The order is a blow to Uber as it fights to keep its crucial self-driving auto program alive in the face of allegations that it stole Waymo's designs for the Lidar sensors that help autonomous vehicles navigate the road.
A judge in Alphabet's case against Uber has determined that the ride-hail company can continue operating its autonomous efforts as is so long as Anthony Levandowski, the executive at the center of the suit, is barred from any and all work related to the radar in question.
Both companies face a bitter foe in Uber, and are seizing the moment as their rival stumbles.
The case is Waymo LLC v. Uber Technologies Inc., 17-cv-00939, U.S. District Court, Northern District of California (San Francisco). The judge did not order Uber to stop any of its research, however, other than not allowing Levandowski or any other Uber employee from using or consulting the allegedly stolen files.
Last week Judge Alsup also took the rare step of referring the case to federal prosecutors for an investigation of possible criminal misconduct, deepening the surrounding turmoil.More news: David Hasselhoff says people cannot recreate him in Baywatch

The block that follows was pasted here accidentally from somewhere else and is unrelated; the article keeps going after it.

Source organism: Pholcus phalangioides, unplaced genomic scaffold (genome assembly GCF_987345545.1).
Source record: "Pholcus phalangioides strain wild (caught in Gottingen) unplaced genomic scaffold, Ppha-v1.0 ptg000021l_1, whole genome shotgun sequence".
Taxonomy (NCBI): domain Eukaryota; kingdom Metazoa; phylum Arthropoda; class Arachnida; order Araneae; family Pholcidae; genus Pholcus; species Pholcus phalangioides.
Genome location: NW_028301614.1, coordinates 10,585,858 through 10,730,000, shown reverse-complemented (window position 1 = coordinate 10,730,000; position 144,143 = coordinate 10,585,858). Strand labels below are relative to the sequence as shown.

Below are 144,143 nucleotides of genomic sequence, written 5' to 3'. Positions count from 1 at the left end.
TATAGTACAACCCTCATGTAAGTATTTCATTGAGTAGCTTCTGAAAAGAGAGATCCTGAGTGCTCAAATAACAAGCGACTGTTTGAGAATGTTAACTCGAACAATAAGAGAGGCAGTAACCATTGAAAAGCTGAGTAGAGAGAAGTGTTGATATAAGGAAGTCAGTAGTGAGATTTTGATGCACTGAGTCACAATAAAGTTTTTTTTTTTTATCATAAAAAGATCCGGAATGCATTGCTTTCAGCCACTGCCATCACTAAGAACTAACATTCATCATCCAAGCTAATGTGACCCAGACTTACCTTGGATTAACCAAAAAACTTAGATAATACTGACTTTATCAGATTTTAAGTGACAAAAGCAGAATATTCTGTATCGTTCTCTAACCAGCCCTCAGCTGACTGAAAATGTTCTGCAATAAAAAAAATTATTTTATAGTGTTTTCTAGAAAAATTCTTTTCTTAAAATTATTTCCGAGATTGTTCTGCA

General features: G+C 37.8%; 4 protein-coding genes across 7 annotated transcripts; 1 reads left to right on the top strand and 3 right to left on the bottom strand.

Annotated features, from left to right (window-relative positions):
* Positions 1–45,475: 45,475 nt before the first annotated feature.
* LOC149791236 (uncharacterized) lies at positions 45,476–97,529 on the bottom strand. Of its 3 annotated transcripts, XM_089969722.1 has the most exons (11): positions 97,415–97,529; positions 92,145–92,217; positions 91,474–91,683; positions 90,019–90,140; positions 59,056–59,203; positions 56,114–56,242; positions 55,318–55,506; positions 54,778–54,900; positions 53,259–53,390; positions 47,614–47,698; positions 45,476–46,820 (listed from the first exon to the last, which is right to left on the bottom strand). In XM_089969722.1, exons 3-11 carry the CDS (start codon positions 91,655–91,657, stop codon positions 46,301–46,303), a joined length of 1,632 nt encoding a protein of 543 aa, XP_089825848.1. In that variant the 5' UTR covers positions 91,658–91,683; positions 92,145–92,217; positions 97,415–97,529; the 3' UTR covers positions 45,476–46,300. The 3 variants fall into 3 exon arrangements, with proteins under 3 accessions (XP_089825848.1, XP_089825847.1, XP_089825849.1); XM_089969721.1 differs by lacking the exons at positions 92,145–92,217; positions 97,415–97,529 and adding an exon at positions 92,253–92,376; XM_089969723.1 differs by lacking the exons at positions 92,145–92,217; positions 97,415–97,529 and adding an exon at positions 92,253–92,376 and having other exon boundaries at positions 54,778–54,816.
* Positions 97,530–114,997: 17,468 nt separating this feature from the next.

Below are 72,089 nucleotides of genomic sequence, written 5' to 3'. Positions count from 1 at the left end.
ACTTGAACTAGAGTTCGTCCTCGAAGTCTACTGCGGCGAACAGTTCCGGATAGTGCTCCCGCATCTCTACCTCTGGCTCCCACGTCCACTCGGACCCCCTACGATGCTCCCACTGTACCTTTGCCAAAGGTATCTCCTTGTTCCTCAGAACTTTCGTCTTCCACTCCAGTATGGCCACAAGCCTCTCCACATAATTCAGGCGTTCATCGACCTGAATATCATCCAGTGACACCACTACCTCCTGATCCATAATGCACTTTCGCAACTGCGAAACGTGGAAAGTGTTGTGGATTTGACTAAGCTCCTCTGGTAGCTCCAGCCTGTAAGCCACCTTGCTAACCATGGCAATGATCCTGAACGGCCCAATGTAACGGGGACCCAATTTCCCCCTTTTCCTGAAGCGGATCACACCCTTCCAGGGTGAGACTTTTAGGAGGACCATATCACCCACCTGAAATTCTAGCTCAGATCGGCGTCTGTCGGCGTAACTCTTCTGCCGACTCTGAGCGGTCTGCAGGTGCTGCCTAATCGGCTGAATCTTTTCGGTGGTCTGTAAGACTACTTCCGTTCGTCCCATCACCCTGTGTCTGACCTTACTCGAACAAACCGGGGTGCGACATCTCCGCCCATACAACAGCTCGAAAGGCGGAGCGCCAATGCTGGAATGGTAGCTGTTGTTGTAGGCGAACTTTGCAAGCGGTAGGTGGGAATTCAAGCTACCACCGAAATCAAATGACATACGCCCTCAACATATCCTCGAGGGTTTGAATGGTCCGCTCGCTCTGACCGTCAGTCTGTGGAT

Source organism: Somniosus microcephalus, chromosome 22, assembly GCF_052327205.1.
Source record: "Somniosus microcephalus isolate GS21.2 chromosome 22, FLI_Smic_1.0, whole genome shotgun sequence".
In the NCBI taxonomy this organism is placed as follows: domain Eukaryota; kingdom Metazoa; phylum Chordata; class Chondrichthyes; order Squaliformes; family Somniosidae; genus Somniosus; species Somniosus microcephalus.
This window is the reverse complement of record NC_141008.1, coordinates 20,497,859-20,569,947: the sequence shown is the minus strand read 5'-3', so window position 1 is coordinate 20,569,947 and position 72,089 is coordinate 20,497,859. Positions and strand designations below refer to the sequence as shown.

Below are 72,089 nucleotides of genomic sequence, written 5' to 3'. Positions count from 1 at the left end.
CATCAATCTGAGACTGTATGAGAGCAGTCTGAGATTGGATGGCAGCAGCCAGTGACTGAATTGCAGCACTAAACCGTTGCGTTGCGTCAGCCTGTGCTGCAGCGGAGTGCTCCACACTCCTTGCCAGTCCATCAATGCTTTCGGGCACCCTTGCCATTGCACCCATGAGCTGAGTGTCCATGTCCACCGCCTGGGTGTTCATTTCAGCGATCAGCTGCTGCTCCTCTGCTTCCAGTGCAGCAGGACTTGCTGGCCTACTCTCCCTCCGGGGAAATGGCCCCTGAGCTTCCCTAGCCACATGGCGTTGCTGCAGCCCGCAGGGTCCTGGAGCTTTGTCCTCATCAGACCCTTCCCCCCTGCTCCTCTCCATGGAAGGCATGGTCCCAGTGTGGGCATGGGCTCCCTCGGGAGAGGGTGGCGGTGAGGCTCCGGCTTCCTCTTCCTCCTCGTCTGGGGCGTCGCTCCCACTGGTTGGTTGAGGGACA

The fact that Waymo is working with a driving based service already has led to the belief that the company will be ready to debut its self driving cars much sooner than previously anticipated. Lyft, which is privately valued at $7.5 billion, doesn't have the resources to invest in self-driving vehicle technology. Waymo said the partnership would let its technology reach "more people, in more places". That's when David Drummond, Google's representative on Uber's board, retired from the position.
The tie-up has significant potential implications for both Uber and Waymo, which are now locked in a dispute over self-driving technology secrets that the Alphabet-owned group said were stolen by a former executive and subsequently used by Uber. The company had sought to shut down Uber's autonomous vehicle program completely until the dispute is settled.
Reliable sources familiar with the deal told Washington Post, "We can confirm that we are partnering with Waymo to safely and responsibly launch self-driving vehicle pilots", a Lyft spokeswoman said in an email.
Last March General Motors invested US$500 million in the company and then in May said they would work together to test self-driving electric Chevrolet Bolts on the roads.